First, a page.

2004-09-03 FCST: Ivan (Atlantic)

Mar 3, 2004
1,143
5
11
40
Mt Prospect, IL
www.facebook.com
That sounds about right. Water would follow the path of least resistance, which would take it right through flooded areas. The lake, the river, and storm surge all pooling (no pun intended) together in NO really could mess stuff up.
 
Some links to Storm Surge Information along the
Alabama-Mississippi Coast

Hurricane Surge Maps for the Alabama Gulf Coast
http://www.sam.usace.army.mil/stormmap/surgeinfo.htm

Mobile District's Hurricane Evacuation Study Program
http://www.sam.usace.army.mil/hesdata/index.htm

Mississippi Hurricane Evacuation Study
http://www.sam.usace.army.mil/hesdata/Miss...sreportpage.htm

Surge Maps
http://www.sam.usace.army.mil/hesdata/Miss.../msMapspage.htm

Tides Online: Storm Surge Mode
http://tidesonline.nos.noaa.gov/monitor.html

Mike
 

B Ozanne

EF5
May 3, 2004
1,740
0
5
110
Connecticut
www.easternlight.net
I may be wrong but I see it differently. If the ocean floods into NO and the lake floods into the downtown area, there will be one huge torrent of water from the flooding Mississippi and lake. The river will continue to make it's way to the ocean via the flooded areas.
I stand by my filthy lake theory. The surge/river would top the levee a few feet at a time. Right next to the levee it would rush in, but the city would slowly flood as the pumps could not keep up with the ocean. In New Orleans my guess is that the old Miss barely flows at all, maybe just a few knots, not a roaring mountain river. After the storm the surge receeds and the river lowers leaving water in New Orleans to the top of the levees. The pumps are down because they were inundated and the water trickles out the storm drains by gravity. At -7 feet, gravity would only empty New Orleans until the water levels equalized with the lake/river. The pumps would be needed to pump out the last 7 feet of water.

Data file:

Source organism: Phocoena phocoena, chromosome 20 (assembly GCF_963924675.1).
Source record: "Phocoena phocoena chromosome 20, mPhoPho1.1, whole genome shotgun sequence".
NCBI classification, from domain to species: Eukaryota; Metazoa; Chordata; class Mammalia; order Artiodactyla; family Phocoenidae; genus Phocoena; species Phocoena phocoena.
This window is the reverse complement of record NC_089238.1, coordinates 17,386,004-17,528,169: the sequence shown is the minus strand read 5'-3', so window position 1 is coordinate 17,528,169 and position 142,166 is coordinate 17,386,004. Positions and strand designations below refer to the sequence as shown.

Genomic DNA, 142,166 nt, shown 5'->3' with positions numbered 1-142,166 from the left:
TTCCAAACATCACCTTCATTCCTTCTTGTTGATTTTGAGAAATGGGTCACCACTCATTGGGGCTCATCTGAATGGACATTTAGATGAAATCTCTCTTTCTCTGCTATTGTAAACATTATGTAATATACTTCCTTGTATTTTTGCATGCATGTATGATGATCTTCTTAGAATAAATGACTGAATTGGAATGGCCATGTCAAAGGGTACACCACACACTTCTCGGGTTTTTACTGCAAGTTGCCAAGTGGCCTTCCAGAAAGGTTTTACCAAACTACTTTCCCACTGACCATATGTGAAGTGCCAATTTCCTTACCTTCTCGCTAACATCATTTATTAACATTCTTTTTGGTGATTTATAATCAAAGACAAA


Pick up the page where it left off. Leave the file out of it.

This is all moot as New Orleans is "low and dry" at this time.
 
Is Ivan dead? Not yet. The remnants of Ivan are currently moving across Florida into the Gulf of Mexico once again. The area is favored for development and this system could become tropical storm Ivan once again later on today into tomorrow. What a wild tropical system!
 
Dec 6, 2003
709
0
0
Brookshire, TX
Parts of the coastline near Galveston is already flooding from high tides. 93rd St in Galveston underwater all day today and parts of Seabrook. Local met thinks he may stall on us, developing story as I type this. Is going to track NE of me at current track and already saying 5-10 inches of rain, unless he does indeed stall. :shock:
Too many shell shocked over Allison, waiting for the parallels to start on the TV locally.
 
Dec 6, 2003
709
0
0
Brookshire, TX
TROPICAL DEPRESSION IVAN SPECIAL DISCUSSION NUMBER 67
NWS TPC/NATIONAL HURRICANE CENTER MIAMI FL
7 PM EDT WED SEP 22 2004

AFTER CONSIDERABLE AND SOMETIMES ANIMATED IN-HOUSE DISCUSSION OF THE
DEMISE OF IVAN...IN THE MIDST OF A LOW-PRESSURE AND SURFACE FRONTAL
SYSTEM OVER THE EASTERN UNITED STATES...THE NATIONAL HURRICANE
CENTER HAS DECIDED TO CALL THE TROPICAL CYCLONE NOW OVER THE GULF
OF MEXICO TROPICAL DEPRESSION IVAN. WHILE DEBATE WILL SURELY
CONTINUE HERE AND ELSEWHERE...THIS DECISION WAS BASED PRIMARILY ON
THE REASONABLE CONTINUITY OBSERVED IN THE ANALYSIS OF THE SURFACE
AND LOW-LEVEL CIRCULATION.

I find it kind of funny that the mets at NHC would verbally duke it out (how I perceive "animated") over what to name this. There has to be a weather joke in there somewhere. :D
 
Dec 6, 2003
709
0
0
Brookshire, TX
Question: What is the tornado threat with this? Especially on Fri/Sat with the cold front coming in?
It was mentioned on the local news that Ivan may make a left turn inland due to the cold front. Will this intersecting of the tropical and cold front make me at a higher risk? If so, am ready to chase tomorrow and Saturday! :D